Oscar Handlin

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Oscar Handlin 1940s, family photo

Oscar Handlin (September 29, 1915 in Brooklyn, New York – September 20, 2011 in Cambridge, Massachusetts)[1] was an American historian. As a professor of history at Harvard University for over 50 years, he directed 80 PhD dissertations and helped promote social and ethnic history. Handlin won the Pulitzer Prize for History in 1952 with The Uprooted.[2][3] Handlin's 1965 testimony before Congress was said to "have played an important role" in abolishing a discriminatory immigration quota system in the U.S.[4]

Biography[edit]

Handlin was born in Brooklyn, New York, the eldest of three children of Russian-Jewish immigrants. His mother, the former, Ida Yanowitz, came to the United States in 1904 and worked in the garment industry. His father, Joseph, came to America in 1913 after attending a commercial college in the Ukraine and later being stationed in Harbin, China as a soldier during the Russo-Japanese war. Handlin's parents were passionately devoted to literature and the life of the mind. Their experience of religious persecution in Czarist Russia made them fiercely devoted to democracy and social justice (Handlin was a proto-"red diaper baby.") The couple owned a grocery store, the success of which along with real estate investments enabled them to send their children — Oscar, Nathan and Sarah — to Harvard.[5]

In 1934, Handlin graduated from Brooklyn College and received a M.A. from Harvard University one year later. Between 1936 and 1938, he taught history at Brooklyn College.[6] In 1940, he received his PhD from Harvard, where he studied with Arthur M. Schlesinger, Sr.[7] During his time as a graduate student at Harvard, he was denied the position of Vice President in the Henry Adams Club for being Jewish.[8] He was among the first Jewish scholars appointed to a full professorship at Harvard.[9]

His work centered around the topic of immigrants in the U.S., and their influence on culture.[7] Handlin taught at Harvard from 1939 to 1986.

A man of few words outside the lecture room, Handlin made every word count. He was possessed of a sardonic wit honed by his love of the novels of James Branch Cabell, the operettas of Gilbert & Sullivan and the cartoons of Al Capp who was a family friend.[10]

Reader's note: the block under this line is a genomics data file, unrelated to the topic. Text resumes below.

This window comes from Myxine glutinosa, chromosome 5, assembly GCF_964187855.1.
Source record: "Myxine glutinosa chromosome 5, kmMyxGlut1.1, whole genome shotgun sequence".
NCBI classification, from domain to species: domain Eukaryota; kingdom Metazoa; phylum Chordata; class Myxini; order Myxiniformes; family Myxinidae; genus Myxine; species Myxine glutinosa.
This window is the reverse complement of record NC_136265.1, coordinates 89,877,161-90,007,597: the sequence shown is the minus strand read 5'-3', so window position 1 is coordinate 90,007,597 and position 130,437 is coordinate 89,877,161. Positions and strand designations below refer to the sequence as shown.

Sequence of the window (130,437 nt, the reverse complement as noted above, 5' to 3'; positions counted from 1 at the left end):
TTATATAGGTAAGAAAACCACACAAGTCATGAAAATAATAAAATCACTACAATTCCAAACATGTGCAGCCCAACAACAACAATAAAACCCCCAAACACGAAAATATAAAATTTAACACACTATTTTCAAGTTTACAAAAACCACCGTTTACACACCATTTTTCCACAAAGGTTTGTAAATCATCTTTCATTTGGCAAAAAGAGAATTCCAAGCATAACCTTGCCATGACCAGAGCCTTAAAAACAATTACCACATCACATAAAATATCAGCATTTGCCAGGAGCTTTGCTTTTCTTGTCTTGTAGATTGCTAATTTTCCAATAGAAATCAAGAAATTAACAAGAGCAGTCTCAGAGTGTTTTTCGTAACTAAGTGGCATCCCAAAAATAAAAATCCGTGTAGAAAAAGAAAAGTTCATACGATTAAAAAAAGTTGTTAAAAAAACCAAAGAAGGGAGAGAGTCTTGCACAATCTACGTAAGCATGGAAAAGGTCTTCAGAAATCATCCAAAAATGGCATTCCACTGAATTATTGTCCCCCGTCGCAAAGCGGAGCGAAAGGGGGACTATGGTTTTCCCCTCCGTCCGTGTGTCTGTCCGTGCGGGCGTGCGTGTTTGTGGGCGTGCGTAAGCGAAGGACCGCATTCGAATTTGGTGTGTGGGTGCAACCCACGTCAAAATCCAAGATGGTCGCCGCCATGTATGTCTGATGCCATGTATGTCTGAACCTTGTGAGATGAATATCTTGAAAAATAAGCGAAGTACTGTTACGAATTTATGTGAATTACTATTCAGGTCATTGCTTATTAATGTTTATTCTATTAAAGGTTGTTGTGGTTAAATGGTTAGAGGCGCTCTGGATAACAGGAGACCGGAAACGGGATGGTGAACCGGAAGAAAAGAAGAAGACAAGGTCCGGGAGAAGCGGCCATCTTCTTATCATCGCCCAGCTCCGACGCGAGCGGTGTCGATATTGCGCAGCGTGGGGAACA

He died in Cambridge, Massachusetts.

Administrator[edit]

Handlin was very active as a scholarly organizer and administrator. In the Harvard history department he helped create the Center for the Study of the History of Liberty in America and directed it 1958-67; he also chaired the Charles Warren Center for Studies in American History from 1965 to 1973. From 1962 to 1966, he was a top official of the United States Board of Foreign Scholarships, which gives out Fulbright scholarships. He served on the board of overseers of Brandeis University and was a trustee of the New York Public Library. He was Harvard's head librarian from 1979 to 1984 and acting director of the Harvard University Press in 1972.[11]

Positions[edit]

Immigration[edit]

Among Handlin's many important contributions was his pioneering work on immigration to America. In his Pulitzer Prize–winning The Uprooted (1951), he opens with the declaration: "Once I thought to write a history of the immigrants in America. Then I discovered that the immigrants were American history."[12] In the process, Handlin laid the ground for study of immigration by the succeeding generation of historians, even though many of them would dispute his immigrant archetype of a peasant guided primarily by religious conviction, having no familiarity with wage work or urban settings, and having experienced migration first and foremost as alienation from family, community, and tradition.[13]

The American Journal of Sociology described Handlin's first book, Boston's Immigrants (1941), as "the first historical case study of the impact of immigrants upon a particular society and the adjustment of the immigrants to that society. The writer has opened a new field for historical research and has also made a significant contribution to the literature of race and culture contacts."[14]

Handlin is viewed as one of the most prolific and influential American historians of the twentieth century. As an American historian and educator, he was noted for his in depth examination of American immigration history, ethnic history and social history. His dissertation (1941) was published as Boston’s Immigrants, 1790-1865: A Study in Acculturation. The book was highly regarded for its innovative research on sociological concepts and census data; in 1941, the book won the prestigious Dunning Prize from the American Historical Association as outstanding historical work published by a young scholar.